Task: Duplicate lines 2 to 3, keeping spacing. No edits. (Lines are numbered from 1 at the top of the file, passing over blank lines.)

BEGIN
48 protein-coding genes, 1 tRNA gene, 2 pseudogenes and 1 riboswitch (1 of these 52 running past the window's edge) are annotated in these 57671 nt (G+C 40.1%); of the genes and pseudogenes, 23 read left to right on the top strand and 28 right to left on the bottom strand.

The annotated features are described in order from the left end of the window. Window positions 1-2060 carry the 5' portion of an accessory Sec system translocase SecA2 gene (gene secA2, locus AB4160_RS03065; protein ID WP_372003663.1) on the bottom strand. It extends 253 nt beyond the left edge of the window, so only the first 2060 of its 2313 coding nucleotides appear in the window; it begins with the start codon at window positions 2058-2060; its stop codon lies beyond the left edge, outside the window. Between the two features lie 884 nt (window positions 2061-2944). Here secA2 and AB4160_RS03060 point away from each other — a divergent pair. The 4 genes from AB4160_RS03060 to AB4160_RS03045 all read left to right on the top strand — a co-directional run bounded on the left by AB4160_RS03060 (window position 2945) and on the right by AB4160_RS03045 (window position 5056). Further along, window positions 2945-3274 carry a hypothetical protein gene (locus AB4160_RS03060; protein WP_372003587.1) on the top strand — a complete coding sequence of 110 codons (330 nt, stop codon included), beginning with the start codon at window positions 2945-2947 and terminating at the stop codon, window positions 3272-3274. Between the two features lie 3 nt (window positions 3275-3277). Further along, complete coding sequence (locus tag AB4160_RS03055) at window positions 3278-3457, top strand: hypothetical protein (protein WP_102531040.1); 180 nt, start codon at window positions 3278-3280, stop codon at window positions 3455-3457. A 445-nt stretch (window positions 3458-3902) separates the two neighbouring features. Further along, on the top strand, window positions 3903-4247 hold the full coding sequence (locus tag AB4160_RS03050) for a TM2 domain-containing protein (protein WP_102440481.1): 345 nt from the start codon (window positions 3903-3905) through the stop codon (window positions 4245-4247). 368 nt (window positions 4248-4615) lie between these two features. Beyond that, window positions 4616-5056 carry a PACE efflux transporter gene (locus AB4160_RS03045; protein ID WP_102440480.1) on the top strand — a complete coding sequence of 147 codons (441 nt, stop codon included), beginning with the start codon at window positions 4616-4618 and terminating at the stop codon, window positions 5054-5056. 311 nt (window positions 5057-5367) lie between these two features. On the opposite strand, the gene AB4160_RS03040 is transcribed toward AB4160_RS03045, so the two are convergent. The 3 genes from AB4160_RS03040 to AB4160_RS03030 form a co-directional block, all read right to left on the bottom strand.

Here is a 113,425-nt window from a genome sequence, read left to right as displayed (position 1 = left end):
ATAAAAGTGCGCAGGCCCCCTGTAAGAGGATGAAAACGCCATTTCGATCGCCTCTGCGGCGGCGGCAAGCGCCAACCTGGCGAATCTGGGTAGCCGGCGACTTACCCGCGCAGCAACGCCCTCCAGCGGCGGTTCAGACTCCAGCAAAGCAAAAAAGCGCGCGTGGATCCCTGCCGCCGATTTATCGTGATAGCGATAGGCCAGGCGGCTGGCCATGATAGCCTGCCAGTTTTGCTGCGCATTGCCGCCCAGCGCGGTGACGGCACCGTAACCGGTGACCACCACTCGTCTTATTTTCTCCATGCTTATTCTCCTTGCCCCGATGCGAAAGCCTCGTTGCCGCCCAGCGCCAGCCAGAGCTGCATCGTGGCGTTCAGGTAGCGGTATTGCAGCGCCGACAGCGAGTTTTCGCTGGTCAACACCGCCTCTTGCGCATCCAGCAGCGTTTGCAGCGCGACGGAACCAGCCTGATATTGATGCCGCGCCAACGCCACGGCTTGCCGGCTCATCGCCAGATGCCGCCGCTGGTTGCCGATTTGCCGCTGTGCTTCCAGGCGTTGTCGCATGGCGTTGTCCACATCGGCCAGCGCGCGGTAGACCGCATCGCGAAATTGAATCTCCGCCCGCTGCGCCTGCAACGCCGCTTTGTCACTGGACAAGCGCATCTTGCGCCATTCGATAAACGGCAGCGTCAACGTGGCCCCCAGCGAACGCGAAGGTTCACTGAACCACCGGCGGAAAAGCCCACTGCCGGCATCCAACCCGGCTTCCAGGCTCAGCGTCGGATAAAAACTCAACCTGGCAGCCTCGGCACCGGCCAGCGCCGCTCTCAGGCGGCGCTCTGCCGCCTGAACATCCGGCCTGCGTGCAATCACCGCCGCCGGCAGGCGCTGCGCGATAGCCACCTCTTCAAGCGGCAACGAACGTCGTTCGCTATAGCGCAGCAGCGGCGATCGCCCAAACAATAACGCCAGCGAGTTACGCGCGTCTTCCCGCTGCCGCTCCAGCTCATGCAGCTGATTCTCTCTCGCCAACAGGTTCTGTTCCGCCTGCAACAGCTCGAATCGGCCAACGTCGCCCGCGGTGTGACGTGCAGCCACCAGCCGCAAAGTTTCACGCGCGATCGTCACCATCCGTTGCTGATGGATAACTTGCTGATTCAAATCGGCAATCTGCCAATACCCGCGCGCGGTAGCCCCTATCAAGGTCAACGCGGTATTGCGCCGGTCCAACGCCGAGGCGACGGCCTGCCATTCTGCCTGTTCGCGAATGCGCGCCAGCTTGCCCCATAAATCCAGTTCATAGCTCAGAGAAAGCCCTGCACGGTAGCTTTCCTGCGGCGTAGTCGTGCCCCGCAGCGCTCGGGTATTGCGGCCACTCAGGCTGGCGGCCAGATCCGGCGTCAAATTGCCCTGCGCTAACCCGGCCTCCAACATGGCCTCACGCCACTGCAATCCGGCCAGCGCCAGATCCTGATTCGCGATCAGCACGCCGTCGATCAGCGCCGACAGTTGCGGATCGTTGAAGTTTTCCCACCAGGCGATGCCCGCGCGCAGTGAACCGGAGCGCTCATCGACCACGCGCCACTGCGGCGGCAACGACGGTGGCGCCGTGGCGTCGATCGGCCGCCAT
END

The annotated features are described in order from the left end of the window. Window positions 1-2060 carry the 5' portion of an accessory Sec system translocase SecA2 gene (gene secA2, locus AB4160_RS03065; protein ID WP_372003663.1) on the bottom strand. It extends 253 nt beyond the left edge of the window, so only the first 2060 of its 2313 coding nucleotides appear in the window; it begins with the start codon at window positions 2058-2060; its stop codon lies beyond the left edge, outside the window. Between the two features lie 884 nt (window positions 2061-2944). Here secA2 and AB4160_RS03060 point away from each other — a divergent pair. The 4 genes from AB4160_RS03060 to AB4160_RS03045 all read left to right on the top strand — a co-directional run bounded on the left by AB4160_RS03060 (window position 2945) and on the right by AB4160_RS03045 (window position 5056). Further along, window positions 2945-3274 carry a hypothetical protein gene (locus AB4160_RS03060; protein WP_372003587.1) on the top strand — a complete coding sequence of 110 codons (330 nt, stop codon included), beginning with the start codon at window positions 2945-2947 and terminating at the stop codon, window positions 3272-3274. Between the two features lie 3 nt (window positions 3275-3277). Further along, complete coding sequence (locus tag AB4160_RS03055) at window positions 3278-3457, top strand: hypothetical protein (protein WP_102531040.1); 180 nt, start codon at window positions 3278-3280, stop codon at window positions 3455-3457. A 445-nt stretch (window positions 3458-3902) separates the two neighbouring features. Further along, on the top strand, window positions 3903-4247 hold the full coding sequence (locus tag AB4160_RS03050) for a TM2 domain-containing protein (protein WP_102440481.1): 345 nt from the start codon (window positions 3903-3905) through the stop codon (window positions 4245-4247). 368 nt (window positions 4248-4615) lie between these two features. Beyond that, window positions 4616-5056 carry a PACE efflux transporter gene (locus AB4160_RS03045; protein ID WP_102440480.1) on the top strand — a complete coding sequence of 147 codons (441 nt, stop codon included), beginning with the start codon at window positions 4616-4618 and terminating at the stop codon, window positions 5054-5056. 311 nt (window positions 5057-5367) lie between these two features. On the opposite strand, the gene AB4160_RS03040 is transcribed toward AB4160_RS03045, so the two are convergent. The 3 genes from AB4160_RS03040 to AB4160_RS03030 form a co-directional block, all read right to left on the bottom strand.

Here is a 113,425-nt window from a genome sequence, read left to right as displayed (position 1 = left end):